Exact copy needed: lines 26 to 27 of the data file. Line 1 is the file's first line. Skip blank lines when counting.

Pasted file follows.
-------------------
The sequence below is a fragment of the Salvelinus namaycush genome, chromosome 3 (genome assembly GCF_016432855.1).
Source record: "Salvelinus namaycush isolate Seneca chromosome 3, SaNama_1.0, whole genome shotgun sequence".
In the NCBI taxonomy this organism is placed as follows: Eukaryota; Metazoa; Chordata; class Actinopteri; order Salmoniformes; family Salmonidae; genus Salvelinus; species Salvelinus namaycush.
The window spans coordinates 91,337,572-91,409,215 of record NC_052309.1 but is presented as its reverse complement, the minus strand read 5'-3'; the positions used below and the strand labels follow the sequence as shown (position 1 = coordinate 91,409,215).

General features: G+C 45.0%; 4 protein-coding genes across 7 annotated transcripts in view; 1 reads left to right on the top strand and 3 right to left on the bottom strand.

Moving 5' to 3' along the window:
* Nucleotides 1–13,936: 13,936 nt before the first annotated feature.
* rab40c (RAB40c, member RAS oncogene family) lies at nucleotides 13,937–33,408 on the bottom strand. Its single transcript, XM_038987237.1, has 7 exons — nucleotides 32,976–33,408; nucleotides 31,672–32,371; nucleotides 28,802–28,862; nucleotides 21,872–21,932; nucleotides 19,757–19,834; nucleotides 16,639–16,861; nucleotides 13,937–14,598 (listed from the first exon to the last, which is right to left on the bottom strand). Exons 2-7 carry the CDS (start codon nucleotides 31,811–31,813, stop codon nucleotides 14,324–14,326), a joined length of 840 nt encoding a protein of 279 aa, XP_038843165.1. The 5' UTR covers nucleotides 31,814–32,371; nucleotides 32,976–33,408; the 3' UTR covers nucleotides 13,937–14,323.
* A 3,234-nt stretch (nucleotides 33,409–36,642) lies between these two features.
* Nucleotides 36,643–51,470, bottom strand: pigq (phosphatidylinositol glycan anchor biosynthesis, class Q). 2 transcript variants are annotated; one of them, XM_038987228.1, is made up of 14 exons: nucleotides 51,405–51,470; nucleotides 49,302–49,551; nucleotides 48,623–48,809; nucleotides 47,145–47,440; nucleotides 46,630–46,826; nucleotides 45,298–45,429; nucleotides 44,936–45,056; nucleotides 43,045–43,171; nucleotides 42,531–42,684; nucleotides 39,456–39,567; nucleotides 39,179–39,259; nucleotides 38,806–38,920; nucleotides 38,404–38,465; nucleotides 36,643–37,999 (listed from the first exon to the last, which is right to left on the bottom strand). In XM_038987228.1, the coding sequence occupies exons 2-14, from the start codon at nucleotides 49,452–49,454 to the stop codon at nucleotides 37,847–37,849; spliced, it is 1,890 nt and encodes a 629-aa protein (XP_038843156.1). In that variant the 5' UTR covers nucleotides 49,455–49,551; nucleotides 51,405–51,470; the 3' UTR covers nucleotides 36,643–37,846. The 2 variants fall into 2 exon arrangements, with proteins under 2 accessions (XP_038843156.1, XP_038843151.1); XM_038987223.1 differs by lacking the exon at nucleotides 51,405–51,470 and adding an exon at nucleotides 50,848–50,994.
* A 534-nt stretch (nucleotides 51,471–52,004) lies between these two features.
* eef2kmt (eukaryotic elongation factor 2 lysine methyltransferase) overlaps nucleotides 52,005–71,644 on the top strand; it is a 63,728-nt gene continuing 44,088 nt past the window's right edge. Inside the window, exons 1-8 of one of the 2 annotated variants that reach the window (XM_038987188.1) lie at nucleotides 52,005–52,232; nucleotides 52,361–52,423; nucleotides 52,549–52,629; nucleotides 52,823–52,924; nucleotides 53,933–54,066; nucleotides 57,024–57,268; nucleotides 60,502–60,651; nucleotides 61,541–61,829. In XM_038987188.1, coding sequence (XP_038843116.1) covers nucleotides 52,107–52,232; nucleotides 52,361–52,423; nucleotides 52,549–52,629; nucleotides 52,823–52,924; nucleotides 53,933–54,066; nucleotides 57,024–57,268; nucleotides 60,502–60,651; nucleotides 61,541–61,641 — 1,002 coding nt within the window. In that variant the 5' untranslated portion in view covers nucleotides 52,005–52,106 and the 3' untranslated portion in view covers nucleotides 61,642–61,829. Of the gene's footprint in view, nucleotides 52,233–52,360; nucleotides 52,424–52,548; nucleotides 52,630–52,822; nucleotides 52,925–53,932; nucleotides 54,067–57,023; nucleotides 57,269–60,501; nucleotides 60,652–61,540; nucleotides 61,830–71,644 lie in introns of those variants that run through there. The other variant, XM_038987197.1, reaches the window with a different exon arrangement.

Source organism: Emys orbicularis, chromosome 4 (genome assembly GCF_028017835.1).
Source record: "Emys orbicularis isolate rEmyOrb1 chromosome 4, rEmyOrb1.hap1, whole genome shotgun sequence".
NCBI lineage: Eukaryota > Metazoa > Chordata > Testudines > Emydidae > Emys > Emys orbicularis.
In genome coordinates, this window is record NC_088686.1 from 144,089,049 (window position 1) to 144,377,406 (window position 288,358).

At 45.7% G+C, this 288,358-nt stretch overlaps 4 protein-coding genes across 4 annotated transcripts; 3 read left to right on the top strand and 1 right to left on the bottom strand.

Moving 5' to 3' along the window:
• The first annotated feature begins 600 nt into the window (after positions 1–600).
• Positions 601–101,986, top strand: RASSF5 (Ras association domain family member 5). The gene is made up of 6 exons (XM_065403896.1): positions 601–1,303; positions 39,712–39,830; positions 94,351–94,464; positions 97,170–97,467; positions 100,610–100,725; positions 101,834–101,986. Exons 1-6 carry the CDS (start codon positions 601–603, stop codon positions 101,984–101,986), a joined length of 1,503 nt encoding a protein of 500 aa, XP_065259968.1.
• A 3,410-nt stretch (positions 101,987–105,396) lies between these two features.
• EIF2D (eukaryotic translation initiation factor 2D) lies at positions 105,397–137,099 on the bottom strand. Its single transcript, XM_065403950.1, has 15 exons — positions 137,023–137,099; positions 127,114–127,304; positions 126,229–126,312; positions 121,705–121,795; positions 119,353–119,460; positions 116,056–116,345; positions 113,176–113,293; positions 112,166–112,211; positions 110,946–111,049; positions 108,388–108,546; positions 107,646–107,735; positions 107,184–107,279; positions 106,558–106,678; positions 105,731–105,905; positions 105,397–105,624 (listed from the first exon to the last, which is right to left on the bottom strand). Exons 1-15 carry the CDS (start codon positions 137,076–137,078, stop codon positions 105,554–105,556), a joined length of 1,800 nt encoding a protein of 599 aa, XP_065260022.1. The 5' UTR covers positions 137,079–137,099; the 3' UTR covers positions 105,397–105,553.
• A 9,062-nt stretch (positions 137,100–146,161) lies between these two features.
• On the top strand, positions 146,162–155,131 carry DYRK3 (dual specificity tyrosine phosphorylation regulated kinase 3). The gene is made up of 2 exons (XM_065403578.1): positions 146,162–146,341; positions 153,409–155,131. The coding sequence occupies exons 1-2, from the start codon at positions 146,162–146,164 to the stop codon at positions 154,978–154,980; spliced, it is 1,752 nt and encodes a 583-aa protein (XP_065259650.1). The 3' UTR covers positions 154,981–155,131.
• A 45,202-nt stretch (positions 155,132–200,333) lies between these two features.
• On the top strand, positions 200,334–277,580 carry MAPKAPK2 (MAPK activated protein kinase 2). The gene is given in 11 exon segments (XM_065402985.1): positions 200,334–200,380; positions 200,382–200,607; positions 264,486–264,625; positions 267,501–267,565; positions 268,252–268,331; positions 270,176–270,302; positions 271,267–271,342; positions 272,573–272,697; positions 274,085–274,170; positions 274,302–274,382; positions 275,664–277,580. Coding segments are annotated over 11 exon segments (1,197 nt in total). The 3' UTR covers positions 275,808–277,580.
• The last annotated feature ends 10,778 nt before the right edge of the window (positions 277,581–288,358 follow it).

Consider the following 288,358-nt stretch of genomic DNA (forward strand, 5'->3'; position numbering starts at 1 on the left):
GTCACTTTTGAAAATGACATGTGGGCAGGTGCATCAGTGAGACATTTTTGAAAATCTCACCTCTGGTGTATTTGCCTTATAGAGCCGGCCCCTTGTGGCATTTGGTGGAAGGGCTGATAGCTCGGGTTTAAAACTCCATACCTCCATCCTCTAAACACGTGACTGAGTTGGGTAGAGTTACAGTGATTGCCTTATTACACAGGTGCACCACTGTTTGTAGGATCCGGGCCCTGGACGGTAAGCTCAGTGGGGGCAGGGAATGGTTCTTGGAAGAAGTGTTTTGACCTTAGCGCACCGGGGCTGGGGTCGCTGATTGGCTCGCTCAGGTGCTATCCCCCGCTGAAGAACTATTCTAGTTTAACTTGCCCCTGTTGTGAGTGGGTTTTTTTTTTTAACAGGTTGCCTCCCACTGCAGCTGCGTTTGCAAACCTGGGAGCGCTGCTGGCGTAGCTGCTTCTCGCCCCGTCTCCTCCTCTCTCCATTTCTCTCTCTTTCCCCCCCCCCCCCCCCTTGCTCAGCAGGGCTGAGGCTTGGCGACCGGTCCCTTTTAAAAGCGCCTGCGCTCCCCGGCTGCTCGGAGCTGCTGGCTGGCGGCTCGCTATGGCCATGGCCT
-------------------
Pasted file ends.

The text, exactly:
• On the top strand, positions 200,334–277,580 carry MAPKAPK2 (MAPK activated protein kinase 2). The gene is given in 11 exon segments (XM_065402985.1): positions 200,334–200,380; positions 200,382–200,607; positions 264,486–264,625; positions 267,501–267,565; positions 268,252–268,331; positions 270,176–270,302; positions 271,267–271,342; positions 272,573–272,697; positions 274,085–274,170; positions 274,302–274,382; positions 275,664–277,580. Coding segments are annotated over 11 exon segments (1,197 nt in total). The 3' UTR covers positions 275,808–277,580.
• The last annotated feature ends 10,778 nt before the right edge of the window (positions 277,581–288,358 follow it).